Magic Choral Trick #63 Keep ‘Em Singing

A choir is a sociable beast.

I am exactly the sort of person that choir directors have had to grit their teeth and put up with. The director’s cut off means the start of fun conversation time. I’m sure I’ve been a nightmare for many conductors.

It’s for this reason that I truly understand when the people in front of whom I’m now waving my arms want to behave the same way.

However, this situation could develop ultimately into director frustration and vocal fatigue, annoyance on the part of the virtuous choir members, inefficient use of rehearsal time, and eventually loss of valuable members – and all because of too much chatting.

Here are some solutions: (for directors)

1. Plan your rehearsals as accurately, timewise, as you can – then stick to the schedule.

2. Create a sense of urgency because of the schedule. If the folks had wanted something laid back and relaxed, they would have stayed home with friends and beer. We’re in this game for the excitement.

3. No long musicology diatribes.

4. No rants of any kind.

5. Any humorous personal anecdotes should be kept to 20 seconds or less.

6. Insist on Electric Silence before anything that’s sung. (Much tougher with kids. My hat is off to you children’s choir directors who have managed this one)

7. Schedule a few minutes at the start of rehearsal for any sheet music to be put in the order in which it’ll be rehearsed. The chatter that starts up when people are trying to find music is almost unstoppable.

8. When you cut them off, make sure it’s because you have something valuable to say. Something that’ll make the next run through more exciting or more fun. Oh yes – and most people can’t remember more than one instruction.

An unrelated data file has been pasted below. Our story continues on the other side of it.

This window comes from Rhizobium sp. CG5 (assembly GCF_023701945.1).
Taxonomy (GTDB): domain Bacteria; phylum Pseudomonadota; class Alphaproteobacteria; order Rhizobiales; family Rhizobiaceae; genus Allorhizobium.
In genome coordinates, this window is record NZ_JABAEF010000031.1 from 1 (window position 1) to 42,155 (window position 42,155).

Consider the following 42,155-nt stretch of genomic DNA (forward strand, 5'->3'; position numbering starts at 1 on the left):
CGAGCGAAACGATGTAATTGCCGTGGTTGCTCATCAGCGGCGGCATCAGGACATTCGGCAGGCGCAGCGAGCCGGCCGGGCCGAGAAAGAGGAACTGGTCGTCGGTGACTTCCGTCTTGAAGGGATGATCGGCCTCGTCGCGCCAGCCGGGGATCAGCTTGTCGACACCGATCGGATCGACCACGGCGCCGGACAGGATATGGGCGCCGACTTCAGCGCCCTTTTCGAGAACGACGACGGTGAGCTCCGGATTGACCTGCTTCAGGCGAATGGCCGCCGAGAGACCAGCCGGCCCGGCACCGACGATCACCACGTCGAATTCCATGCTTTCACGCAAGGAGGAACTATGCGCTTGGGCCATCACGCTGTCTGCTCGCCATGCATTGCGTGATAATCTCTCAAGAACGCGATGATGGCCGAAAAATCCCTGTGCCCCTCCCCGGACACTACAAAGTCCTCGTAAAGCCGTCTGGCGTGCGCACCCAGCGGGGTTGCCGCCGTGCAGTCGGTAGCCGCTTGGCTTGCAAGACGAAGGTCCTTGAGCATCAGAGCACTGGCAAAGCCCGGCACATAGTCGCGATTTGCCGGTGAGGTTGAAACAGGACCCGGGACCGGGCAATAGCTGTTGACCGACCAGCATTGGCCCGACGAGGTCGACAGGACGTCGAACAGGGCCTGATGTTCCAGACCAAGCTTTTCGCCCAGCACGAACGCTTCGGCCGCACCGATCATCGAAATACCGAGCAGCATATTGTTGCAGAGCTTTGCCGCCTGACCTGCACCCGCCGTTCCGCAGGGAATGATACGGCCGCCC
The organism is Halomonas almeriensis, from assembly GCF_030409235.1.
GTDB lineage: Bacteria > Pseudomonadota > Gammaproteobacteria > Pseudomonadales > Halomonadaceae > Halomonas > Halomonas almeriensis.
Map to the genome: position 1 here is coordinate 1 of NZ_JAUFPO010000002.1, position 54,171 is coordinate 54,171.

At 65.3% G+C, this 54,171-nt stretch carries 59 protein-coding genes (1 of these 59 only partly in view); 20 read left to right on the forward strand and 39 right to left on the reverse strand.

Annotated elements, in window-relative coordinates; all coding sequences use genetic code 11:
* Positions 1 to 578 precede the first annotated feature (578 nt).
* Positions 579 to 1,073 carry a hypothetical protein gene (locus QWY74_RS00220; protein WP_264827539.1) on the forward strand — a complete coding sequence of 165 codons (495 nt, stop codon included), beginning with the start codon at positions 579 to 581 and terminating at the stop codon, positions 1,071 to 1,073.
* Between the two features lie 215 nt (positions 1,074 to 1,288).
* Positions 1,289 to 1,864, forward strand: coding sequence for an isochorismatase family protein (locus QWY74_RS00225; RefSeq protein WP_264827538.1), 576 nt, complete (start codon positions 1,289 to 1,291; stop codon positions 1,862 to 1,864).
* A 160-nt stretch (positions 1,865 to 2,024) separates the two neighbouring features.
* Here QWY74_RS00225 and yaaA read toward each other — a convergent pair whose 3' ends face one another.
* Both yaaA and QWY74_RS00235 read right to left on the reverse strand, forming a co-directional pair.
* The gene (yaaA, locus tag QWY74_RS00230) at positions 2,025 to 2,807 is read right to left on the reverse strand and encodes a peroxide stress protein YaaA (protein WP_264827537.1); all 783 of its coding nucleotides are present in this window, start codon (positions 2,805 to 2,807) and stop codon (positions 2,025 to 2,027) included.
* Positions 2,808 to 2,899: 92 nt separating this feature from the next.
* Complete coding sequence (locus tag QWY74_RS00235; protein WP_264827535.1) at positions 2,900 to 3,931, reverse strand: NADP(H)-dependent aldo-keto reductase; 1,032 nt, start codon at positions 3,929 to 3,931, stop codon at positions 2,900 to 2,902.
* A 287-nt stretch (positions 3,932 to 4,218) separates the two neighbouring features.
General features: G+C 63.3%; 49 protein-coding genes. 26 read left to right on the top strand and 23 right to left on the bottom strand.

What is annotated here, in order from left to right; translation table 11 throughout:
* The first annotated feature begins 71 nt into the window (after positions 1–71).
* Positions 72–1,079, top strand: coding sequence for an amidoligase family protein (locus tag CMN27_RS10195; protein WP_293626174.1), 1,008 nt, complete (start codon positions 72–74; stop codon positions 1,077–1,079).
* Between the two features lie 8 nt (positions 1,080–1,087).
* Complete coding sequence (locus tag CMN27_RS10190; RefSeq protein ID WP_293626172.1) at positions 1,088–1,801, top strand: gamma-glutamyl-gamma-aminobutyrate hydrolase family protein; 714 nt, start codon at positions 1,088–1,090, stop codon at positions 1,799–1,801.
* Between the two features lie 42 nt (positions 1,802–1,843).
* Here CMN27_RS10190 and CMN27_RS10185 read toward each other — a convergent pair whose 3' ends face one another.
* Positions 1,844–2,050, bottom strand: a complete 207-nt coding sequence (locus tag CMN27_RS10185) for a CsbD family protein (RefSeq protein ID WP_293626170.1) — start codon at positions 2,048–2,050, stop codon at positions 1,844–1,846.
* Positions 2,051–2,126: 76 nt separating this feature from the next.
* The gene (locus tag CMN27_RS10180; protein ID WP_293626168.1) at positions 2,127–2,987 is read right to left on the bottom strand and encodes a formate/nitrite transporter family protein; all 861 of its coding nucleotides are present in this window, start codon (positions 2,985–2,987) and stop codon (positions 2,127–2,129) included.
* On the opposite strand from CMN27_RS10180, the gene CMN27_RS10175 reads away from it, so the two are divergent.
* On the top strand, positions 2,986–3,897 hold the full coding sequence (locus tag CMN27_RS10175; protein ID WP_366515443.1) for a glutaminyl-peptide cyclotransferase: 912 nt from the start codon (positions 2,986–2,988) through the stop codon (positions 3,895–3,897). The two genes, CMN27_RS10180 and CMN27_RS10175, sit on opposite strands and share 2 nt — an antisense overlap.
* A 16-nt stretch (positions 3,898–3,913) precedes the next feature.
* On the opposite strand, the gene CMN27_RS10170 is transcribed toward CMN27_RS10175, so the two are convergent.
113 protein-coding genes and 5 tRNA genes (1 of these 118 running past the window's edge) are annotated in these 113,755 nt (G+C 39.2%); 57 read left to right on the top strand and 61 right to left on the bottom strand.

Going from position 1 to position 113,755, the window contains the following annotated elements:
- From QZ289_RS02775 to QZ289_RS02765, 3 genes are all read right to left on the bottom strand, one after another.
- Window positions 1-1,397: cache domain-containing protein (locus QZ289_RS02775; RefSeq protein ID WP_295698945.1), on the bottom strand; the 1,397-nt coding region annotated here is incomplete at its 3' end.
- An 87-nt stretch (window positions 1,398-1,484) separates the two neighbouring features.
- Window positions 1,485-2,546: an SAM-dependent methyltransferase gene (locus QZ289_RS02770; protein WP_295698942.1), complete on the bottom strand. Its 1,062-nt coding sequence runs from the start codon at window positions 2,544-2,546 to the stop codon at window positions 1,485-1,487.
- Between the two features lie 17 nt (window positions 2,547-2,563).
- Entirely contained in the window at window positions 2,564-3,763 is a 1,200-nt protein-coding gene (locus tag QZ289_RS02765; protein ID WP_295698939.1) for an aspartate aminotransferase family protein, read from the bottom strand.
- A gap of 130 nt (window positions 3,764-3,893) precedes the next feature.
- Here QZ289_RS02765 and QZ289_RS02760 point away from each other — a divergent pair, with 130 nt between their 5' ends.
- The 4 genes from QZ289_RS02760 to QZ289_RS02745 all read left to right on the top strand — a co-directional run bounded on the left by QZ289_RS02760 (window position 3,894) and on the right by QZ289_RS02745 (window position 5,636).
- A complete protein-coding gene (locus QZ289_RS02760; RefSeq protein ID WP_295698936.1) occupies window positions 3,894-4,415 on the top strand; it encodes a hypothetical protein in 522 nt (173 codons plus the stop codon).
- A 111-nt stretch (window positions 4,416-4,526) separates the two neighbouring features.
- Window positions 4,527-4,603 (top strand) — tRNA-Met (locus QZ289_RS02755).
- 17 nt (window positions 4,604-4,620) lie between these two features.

9. Keep your sense of humour.

10. Keep ‘Em Singing!

About janetkidd

I've been waving my arms in front of choirs now for more than 35 years - and these are descriptions of all the very best things I've learned. I direct a Women's Competitive Barbershop Chorus, a Men's Competitive Barbershop Chorus, a Med School choir, and for a few weeks each year - Big Choir (about 100 voices) - which performs at an annual fundraising concert. Hope at least some of these Choral Magic Tricks will be useful to you - and thanks for reading. Janet

Posted on January 19, 2012, in Uncategorized and tagged . Bookmark the permalink. 1 Comment.

  1. (The same set of rules could be used by teachers as well. Thank you.) I have worked with choir directors who were unable or chose not to deal with the chatting. Your proactive approach stops it before it starts. (I am one of those choir members who is driven crazy by the chatting and wasted time … although hardly virtuous … and I end up telling other people to be quiet, thus creating an awkward situation for all.)

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